This component covers all aspects of zone signing, including the cryptographic specification surrounding the signing keys, signing scheme, and methodology for key rollover and the actual zone signing. Child zones and other relying parties may depend on the information in this section to understand the expected data in the signed zone and determine their own behavior. In addition, this section will be used to state the compliance to the cryptographic and operational requirements pertaining to zone signing, if any.
4.6.1. Key Lengths, Key Types, and Algorithms
This subcomponent describes the key generation algorithm, the key types used for signing the key set and zone data, and key lengths used to create the keys. It should also cover how changes to these key lengths, key types, and algorithms may be performed.
4.6.2. Authenticated Denial of Existence
Authenticated denial of existence refers to the usage of NSEC [RFC4034], NSEC3 [RFC5155], or any other mechanism defined in the future that is used to authenticate the denial of existence of resource records. This subcomponent describes what mechanisms are used, any parameters associated with that mechanism, and how these mechanisms and parameters may be changed.
4.6.3. Signature Format
This subcomponent is used to describe the signing method and algorithms used for the zone signing.
4.6.4. Key Rollover
This subcomponent explains the key rollover scheme for each key type.
4.6.5. Signature Lifetime and Re-Signing Frequency
This subcomponent describes the life cycle of the Resource Record Signature (RRSIG) record.
4.6.6. Verification of Resource Records
This subsection addresses the controls around the verification of the resource records in order to validate and authenticate the data to be signed. This may include a separate key set verification process if using a split key signing scheme.
4.6.7. Resource Records Time-to-Live
This subcomponent specifies the resource records' time-to-live (TTL) for all types relevant to DNSSEC, as well as any global parameters that affect the caching mechanisms of the resolvers.
4.7. Compliance Audit
To prove the compliance with a Policy or the statements in the Practice Statement, a compliance audit can be conducted. This component describes how the audit is to be conducted at the zone operator and, possibly, at other involved entities.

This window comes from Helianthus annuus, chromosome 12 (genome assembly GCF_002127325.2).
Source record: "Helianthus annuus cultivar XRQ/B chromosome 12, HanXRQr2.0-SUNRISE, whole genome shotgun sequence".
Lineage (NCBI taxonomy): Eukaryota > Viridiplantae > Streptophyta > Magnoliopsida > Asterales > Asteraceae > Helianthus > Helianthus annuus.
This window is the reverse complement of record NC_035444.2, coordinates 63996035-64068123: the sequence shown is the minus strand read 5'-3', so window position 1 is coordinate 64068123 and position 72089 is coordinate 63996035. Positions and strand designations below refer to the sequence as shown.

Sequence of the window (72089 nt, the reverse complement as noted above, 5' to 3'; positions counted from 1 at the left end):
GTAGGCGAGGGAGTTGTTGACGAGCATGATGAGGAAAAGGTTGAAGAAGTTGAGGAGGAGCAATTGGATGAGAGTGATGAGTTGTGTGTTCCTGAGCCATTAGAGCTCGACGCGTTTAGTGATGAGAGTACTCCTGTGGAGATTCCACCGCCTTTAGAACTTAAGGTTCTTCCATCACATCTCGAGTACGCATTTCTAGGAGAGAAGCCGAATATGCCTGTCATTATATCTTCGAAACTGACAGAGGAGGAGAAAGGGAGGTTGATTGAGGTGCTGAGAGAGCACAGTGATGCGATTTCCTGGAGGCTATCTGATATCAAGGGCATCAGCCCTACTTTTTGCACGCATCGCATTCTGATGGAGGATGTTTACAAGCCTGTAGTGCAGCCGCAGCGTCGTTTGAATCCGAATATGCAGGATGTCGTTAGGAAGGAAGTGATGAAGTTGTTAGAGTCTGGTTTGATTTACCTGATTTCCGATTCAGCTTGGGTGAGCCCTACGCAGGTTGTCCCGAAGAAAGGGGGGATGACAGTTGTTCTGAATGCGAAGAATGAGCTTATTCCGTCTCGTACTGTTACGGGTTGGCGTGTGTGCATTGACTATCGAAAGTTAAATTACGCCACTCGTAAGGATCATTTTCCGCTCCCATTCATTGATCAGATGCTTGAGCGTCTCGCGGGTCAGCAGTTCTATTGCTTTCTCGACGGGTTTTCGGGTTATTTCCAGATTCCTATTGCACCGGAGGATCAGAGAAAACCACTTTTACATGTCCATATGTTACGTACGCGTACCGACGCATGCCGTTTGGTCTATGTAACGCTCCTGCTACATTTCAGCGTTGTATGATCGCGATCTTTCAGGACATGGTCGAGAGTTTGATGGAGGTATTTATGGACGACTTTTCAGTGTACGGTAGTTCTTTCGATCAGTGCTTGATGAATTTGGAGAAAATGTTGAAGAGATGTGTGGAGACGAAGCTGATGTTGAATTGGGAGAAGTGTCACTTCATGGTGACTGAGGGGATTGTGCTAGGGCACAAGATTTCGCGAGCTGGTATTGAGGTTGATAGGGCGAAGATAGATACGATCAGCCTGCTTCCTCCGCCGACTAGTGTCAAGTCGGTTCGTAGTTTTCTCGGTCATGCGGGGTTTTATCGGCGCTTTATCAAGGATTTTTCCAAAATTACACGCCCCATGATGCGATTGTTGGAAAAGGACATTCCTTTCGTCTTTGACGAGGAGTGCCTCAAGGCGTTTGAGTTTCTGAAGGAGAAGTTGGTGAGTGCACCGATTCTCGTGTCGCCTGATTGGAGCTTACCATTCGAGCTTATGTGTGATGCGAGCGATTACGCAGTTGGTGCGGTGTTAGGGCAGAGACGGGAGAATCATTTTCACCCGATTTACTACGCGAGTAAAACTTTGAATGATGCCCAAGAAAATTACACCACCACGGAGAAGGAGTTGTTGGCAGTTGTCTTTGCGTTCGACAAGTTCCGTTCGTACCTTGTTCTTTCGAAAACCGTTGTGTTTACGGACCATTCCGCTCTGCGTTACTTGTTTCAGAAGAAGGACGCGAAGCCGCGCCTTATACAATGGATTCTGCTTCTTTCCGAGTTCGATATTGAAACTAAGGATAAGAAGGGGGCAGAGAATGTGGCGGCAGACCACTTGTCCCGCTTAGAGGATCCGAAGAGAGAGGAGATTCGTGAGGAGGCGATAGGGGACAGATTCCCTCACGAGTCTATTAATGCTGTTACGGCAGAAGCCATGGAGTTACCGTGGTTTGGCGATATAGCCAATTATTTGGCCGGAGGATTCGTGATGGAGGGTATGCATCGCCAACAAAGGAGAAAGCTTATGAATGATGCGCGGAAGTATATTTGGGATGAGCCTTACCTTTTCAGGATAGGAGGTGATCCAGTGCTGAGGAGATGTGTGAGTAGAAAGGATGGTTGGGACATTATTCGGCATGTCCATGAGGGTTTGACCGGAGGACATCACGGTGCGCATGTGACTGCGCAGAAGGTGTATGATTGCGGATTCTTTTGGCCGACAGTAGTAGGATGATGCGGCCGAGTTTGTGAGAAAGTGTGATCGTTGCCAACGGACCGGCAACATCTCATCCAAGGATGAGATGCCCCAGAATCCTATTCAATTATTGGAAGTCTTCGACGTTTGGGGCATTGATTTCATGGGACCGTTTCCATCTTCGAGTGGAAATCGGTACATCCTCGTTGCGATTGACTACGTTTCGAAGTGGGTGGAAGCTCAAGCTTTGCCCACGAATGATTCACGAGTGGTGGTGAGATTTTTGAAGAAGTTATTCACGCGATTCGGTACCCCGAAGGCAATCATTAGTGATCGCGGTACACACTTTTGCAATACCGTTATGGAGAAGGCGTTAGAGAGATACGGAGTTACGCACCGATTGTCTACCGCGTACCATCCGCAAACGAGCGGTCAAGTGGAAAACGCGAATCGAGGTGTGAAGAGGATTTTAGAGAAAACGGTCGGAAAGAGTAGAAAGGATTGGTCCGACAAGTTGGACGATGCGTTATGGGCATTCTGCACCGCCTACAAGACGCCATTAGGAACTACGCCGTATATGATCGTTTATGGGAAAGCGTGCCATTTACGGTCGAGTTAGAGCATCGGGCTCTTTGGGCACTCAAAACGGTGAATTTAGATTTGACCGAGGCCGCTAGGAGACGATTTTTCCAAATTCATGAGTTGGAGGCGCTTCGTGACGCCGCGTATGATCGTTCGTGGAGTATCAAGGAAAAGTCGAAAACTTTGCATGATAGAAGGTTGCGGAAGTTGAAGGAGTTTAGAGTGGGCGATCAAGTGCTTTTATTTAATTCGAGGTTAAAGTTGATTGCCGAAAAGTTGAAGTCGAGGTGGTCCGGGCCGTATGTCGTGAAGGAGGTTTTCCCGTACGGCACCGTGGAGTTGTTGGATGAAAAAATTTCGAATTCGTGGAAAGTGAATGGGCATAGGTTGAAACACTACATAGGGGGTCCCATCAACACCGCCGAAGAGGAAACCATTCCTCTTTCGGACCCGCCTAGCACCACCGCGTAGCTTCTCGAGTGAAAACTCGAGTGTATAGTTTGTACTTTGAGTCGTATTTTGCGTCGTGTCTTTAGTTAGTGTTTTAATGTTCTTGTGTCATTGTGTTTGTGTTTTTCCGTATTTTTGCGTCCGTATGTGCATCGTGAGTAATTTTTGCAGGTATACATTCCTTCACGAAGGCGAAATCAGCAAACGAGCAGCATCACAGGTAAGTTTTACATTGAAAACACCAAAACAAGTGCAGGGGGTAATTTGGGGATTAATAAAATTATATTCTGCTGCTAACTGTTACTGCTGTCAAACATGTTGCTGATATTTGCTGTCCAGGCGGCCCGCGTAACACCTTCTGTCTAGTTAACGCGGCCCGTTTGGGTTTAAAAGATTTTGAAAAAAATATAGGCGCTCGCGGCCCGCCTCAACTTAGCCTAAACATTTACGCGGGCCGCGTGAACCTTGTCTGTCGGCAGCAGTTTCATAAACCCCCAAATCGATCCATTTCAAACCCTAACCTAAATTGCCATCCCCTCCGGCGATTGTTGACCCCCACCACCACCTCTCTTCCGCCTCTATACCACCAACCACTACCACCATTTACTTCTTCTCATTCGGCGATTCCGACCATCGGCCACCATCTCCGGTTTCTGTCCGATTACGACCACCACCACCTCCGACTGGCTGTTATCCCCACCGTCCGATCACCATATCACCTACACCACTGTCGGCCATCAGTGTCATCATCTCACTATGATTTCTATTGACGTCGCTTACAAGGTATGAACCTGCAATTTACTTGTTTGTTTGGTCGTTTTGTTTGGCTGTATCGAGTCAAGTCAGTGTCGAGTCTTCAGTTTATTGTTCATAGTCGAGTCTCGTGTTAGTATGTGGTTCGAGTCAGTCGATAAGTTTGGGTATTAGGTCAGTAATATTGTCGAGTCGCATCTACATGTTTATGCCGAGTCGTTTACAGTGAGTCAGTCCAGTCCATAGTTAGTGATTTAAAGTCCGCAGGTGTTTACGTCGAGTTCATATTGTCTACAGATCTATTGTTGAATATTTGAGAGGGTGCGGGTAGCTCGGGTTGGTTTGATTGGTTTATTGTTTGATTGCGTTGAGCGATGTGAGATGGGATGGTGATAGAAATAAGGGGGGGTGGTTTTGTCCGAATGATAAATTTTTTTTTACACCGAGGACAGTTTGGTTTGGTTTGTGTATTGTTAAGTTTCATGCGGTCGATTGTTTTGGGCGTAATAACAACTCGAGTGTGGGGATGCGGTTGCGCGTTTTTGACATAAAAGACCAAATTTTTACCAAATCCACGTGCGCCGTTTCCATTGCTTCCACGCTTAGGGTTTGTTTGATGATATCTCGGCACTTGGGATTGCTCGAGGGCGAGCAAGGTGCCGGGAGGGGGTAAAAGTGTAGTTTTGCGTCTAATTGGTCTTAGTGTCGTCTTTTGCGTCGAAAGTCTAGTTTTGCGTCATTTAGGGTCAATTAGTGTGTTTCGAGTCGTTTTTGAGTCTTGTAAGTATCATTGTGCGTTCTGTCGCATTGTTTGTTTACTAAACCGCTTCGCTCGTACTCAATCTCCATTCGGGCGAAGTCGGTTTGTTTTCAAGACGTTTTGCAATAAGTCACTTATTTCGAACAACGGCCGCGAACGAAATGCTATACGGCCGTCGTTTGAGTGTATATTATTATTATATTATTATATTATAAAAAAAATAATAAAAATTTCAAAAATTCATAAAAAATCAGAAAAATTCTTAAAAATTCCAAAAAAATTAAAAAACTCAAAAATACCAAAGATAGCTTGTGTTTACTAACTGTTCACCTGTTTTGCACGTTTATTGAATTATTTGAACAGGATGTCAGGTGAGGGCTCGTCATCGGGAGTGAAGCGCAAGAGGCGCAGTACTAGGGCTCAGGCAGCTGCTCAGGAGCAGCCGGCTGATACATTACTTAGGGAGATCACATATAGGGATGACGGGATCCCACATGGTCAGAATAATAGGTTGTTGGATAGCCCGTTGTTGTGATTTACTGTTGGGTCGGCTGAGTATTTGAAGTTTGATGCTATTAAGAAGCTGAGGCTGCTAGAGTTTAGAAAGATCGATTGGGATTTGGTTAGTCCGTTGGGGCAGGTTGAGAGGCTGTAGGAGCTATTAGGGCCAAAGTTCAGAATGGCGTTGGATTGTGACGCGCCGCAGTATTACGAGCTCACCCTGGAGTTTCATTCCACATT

4.7.1. Frequency of Entity Compliance Audit
This subcomponent describes the frequency of the compliance audit.
4.7.2. Identity/Qualifications of Auditor
This subcomponent addresses what qualifications are required of the auditor. For instance, it may be that an auditor must belong to a specific association or that they have certain certifications.
4.7.3. Auditor's Relationship to Audited Party
This subcomponent is used to clarify the relationship between the auditor and the entity being audited. This becomes important if there are any requirements or guidelines for the selection of the auditor.
4.7.4. Topics Covered by Audit
Topics covered by audit depends on the scope of the audit. Since the DNSSEC Policy and Practice Statement is the document to be audited against, it is ideal to set the scope of the audit to the scope of the DP/DPS. However, the scope may be narrowed down or expanded as needed, for example, if there are not enough resources to conduct a full audit or if some portion is under development and not ready for the audit.
4.7.5. Actions Taken as a Result of Deficiency
This subcomponent specifies the action taken in order to correct any discrepancy that has a security impact. This could be the remediation process for the audit findings or any other action to correct any discrepancy with the DNSSEC Policy or Practice Statement.
4.7.6. Communication of Results
This subcomponent specifies how the results of the audit are communicated to the stakeholders.
4.8. Legal Matters
The introduction of DNSSEC into a zone may have legal implications. Consequently, it may be appropriate to declare the legal status of the binding embodied in the DNSSEC digital signatures and to clarify on any limitations of liability asserted by the registry manager.
In most cases, the DPS is not a contract or part of a contract; instead, it is laid out so that its terms and conditions are applied to the parties by separate documents, such as registrar or registrant agreements. In other cases, its contents may form part of a legal contract between parties (either directly or via other agreements). In this case, legal expertise should be consulted when drawing up sections of the document that may have contractual implications.
At a minimum, the Legal Matters section should indicate under what jurisdiction the registry is operated and provide references to any associated agreements that are in force. It may also be appropriate to inform of any identified implications on the protection of personally identifiable private information.
5. Outline of a Set of Provisions
This section contains a recommended outline for a set of provisions, intended to serve as a checklist or a standard template for use by DP or DPS writers. Such a common outline will facilitate:
(a) Comparison of a DPS with a DP to ensure that the DPS faithfully
implements the policy.
(b) Comparison of two DPSs.
Section 4 of this document is structured so that it provides guidance for each corresponding component and subcomponent of the outline.